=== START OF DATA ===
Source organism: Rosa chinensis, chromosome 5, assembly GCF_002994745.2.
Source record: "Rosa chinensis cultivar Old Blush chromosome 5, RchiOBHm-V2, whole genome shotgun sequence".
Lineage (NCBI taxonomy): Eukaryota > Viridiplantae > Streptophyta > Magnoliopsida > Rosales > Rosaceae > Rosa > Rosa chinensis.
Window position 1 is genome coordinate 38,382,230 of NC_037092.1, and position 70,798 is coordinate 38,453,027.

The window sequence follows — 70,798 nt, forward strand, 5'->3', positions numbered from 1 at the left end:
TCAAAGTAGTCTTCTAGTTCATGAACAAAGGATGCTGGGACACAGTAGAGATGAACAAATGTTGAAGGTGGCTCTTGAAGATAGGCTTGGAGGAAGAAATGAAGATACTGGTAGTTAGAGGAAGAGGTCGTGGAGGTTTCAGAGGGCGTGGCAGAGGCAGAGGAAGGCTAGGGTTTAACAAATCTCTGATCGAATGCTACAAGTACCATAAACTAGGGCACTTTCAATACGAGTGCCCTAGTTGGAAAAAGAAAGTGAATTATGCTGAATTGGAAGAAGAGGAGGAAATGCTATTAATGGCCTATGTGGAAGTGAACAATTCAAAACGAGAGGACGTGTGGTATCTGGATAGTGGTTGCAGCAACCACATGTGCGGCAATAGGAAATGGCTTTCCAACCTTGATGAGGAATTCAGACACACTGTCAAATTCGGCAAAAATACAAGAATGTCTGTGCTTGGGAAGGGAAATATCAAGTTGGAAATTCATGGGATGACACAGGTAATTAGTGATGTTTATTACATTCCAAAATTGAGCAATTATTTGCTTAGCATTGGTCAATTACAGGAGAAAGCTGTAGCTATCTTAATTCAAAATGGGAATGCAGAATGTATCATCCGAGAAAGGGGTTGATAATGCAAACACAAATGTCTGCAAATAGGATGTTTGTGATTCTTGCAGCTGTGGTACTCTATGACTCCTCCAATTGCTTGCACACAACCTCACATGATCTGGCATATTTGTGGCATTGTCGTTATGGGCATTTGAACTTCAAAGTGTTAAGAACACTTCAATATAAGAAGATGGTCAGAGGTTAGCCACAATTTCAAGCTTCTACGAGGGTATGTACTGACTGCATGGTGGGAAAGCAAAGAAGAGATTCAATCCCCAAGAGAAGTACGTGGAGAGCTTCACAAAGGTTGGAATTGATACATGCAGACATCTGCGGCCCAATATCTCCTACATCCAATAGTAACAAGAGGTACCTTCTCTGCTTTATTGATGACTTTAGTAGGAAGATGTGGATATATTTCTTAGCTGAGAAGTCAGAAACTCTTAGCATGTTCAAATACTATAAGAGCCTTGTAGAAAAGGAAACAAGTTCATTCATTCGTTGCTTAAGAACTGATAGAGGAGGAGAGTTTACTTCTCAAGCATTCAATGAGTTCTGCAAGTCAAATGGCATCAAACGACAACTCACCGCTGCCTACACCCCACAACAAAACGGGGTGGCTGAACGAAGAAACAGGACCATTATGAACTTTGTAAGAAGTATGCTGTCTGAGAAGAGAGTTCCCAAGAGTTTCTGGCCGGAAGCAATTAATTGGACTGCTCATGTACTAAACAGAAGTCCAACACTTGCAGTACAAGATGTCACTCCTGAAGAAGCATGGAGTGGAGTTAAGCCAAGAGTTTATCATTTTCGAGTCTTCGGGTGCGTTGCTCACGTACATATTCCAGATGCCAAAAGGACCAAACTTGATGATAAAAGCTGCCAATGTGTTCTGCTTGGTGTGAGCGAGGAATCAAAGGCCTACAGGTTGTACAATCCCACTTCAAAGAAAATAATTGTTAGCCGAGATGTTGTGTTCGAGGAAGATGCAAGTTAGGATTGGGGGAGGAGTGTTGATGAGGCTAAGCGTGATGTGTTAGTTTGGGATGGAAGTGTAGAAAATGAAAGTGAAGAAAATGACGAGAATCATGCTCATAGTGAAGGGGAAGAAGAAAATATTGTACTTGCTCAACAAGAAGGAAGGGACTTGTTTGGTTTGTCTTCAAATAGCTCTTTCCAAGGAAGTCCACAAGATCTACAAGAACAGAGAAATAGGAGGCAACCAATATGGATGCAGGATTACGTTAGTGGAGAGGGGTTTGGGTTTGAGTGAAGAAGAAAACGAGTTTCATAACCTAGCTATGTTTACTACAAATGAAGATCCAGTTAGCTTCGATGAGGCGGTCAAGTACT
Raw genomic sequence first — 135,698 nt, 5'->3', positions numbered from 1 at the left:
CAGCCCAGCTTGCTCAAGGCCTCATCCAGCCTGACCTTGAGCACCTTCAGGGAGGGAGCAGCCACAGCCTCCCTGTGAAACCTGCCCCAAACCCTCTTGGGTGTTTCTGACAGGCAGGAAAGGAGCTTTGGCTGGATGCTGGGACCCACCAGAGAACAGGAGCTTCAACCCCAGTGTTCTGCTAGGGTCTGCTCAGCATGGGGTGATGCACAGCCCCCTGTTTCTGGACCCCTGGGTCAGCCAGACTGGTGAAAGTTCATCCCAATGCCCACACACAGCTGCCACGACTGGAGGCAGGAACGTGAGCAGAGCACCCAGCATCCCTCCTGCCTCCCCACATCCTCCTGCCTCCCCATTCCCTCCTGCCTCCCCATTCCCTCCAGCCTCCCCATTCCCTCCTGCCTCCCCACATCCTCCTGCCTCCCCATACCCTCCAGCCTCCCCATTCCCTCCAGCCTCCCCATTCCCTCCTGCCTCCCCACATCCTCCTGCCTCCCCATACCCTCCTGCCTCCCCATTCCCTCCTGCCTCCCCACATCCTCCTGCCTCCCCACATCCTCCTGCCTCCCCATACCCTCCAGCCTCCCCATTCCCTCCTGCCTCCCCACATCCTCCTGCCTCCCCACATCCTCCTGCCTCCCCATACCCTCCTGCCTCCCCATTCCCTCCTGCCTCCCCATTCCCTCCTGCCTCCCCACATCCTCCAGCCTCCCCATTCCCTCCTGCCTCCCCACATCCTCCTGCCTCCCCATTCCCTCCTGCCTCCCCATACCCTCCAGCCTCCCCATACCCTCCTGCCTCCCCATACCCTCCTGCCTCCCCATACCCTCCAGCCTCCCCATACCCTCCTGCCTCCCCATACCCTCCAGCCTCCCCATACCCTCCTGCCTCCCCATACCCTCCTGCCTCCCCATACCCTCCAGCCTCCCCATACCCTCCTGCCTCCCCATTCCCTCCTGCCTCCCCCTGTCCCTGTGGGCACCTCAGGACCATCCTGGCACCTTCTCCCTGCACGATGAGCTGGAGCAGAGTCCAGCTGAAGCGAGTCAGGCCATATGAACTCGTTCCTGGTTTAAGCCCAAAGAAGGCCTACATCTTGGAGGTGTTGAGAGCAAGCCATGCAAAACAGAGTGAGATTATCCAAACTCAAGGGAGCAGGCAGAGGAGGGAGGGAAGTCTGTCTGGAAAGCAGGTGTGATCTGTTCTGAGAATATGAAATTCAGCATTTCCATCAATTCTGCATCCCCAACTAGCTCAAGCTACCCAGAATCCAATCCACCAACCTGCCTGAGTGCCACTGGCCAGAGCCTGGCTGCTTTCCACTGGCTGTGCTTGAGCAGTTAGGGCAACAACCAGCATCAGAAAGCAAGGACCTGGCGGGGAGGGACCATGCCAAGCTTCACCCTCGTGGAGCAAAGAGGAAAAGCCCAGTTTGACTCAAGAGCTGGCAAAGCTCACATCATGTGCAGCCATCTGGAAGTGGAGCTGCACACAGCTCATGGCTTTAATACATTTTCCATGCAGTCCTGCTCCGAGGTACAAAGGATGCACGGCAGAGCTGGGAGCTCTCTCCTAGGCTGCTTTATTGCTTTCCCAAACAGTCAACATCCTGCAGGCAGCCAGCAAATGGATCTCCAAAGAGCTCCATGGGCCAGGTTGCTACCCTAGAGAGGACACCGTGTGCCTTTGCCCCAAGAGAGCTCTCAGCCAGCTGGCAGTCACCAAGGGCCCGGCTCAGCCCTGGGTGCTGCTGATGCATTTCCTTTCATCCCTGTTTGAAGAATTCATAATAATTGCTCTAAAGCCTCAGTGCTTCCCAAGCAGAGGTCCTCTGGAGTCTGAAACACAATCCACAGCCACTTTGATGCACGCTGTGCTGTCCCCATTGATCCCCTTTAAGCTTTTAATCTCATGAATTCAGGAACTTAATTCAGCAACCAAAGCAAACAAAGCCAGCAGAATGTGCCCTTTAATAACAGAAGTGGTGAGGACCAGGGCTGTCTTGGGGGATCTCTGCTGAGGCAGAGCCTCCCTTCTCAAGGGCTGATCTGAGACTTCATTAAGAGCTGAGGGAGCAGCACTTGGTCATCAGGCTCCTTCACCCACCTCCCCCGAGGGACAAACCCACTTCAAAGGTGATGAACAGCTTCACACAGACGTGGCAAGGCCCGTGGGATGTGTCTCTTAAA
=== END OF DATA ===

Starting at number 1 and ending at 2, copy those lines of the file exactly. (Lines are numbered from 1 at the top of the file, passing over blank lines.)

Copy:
Source organism: Rosa chinensis, chromosome 5, assembly GCF_002994745.2.
Source record: "Rosa chinensis cultivar Old Blush chromosome 5, RchiOBHm-V2, whole genome shotgun sequence".